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postgraduate thesis: Hybrid flowshop scheduling with job interdependences using evolutionary computing approaches

TitleHybrid flowshop scheduling with job interdependences using evolutionary computing approaches
Authors
Advisors
Advisor(s):Huang, GQ
Issue Date2012
PublisherThe University of Hong Kong (Pokfulam, Hong Kong)
Citation
Luo, H. [罗浩]. (2012). Hybrid flowshop scheduling with job interdependences using evolutionary computing approaches. (Thesis). University of Hong Kong, Pokfulam, Hong Kong SAR. Retrieved from http://dx.doi.org/10.5353/th_b4784955
AbstractThis research deals with production scheduling of manufacturing systems that predominantly consist of hybrid flowshops. Hybrid Flowshop Scheduling (HFS) problems are common in metal working industries. Their solution has significant inferences on company performance in a globally competitive market in terms of production cycle time, delivery dates, warehouse and work-in-process inventory management. HFS problems have attracted considerable research efforts on examining their scientific complexity and practical solution algorithms. In conventional HFS systems, an individual job goes through the flowshop with its own processing route, which has no influence on other jobs. However, in many metal working HFS systems, jobs have interdependent relationships during the process. This thesis focuses on addressing two classes of HFS problems with job interdependence that have been motivated by real-life industrial problems observed from our collaborating companies. The first class of HFS problems with job interdependence are faced by manufacturers of typically standard metal components where jobs are organized in families according to their machine settings and tools. Family setup times arise when a machine shifts from processing one job family to another. This problem is compounded by the challenges that the formation of job families is different in different stages and only a limited number of jobs can be processed within one setup. This class of problems is defined as HFS with family setup and inconsistent family formation. The second class of HFS problems with job interdependence is typically faced in a production process consisting of divergent operations where a single input item is converted into multiple output items. Two important challenges have been investigated. One is that one product can be produced following different process routes. The other is that the total inventory capacity is very limited in the company in the sense that the inventory spaces are commonly shared by raw materials, work-in-process items and finished products. This class of problems is defined as HFS with divergent production and common inventory. The aim is to analyze the general characteristics of HFS with job interdependence and develop effective and practical methodologies that can tackle real-world constraints and reduce the scheduling effort in daily production. This research has made the following contributions: (1) A V-A-X structural classification has been proposed to represent the divergent (V), convergent (A) and mixed (X) job interdependent relations during the production. (2) A genetic algorithm based approach and a particle swarm optimization based approach have been developed to solve two classes of HFS problems with job interdependence, respectively. The computational results based on actual production data have shown that the proposed solutions are robust, efficient and advantageous for solving the practical problems. (3) A waiting factor approach and delay timetable approach have been developed to extend the solutions space of two classes of HFS problems by inserting intentional idle times into original schedules. The computational results have indicated that better schedules can be obtained in the extended solution spaces.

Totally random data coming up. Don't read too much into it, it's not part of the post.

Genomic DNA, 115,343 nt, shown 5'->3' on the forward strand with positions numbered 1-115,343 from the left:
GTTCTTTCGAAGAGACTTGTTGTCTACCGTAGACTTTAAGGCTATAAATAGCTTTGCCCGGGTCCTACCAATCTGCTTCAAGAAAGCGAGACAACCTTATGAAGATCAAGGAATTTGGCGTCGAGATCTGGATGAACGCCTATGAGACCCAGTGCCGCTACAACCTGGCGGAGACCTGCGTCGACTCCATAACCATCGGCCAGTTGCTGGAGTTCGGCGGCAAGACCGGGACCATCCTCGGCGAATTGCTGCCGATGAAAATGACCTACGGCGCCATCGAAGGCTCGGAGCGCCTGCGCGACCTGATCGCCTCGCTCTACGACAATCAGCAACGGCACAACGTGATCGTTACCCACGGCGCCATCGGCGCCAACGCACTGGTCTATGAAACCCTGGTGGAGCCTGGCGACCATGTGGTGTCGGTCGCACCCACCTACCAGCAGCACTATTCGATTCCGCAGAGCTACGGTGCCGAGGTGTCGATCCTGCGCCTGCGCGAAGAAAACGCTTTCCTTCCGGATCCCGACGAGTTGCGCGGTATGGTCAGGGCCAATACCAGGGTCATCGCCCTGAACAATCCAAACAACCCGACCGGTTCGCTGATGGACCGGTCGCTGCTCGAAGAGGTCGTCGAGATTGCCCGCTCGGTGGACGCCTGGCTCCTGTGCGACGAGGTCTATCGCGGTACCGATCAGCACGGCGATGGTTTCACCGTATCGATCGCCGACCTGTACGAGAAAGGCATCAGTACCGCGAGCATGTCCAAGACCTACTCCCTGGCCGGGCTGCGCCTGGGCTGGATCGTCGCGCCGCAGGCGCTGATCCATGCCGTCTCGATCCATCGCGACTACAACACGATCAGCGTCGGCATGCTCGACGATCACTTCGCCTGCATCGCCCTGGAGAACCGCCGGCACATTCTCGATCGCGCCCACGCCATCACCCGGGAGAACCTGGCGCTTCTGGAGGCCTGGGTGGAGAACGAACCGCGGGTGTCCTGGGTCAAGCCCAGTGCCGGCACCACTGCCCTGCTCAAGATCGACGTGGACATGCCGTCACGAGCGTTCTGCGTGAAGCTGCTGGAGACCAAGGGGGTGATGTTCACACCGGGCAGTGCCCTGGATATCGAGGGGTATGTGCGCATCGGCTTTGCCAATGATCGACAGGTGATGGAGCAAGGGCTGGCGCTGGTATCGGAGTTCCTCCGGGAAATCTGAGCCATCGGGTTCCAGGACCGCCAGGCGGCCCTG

DegreeDoctor of Philosophy
SubjectProduction scheduling - Mathematical models.
Evolutionary computation.
Dept/ProgramIndustrial and Manufacturing Systems Engineering

 

DC FieldValueLanguage
dc.contributor.advisorHuang, GQ-
dc.contributor.authorLuo, Hao-
dc.contributor.author罗浩-
dc.date.issued2012-
dc.identifier.citationLuo, H. [罗浩]. (2012). Hybrid flowshop scheduling with job interdependences using evolutionary computing approaches. (Thesis). University of Hong Kong, Pokfulam, Hong Kong SAR. Retrieved from http://dx.doi.org/10.5353/th_b4784955-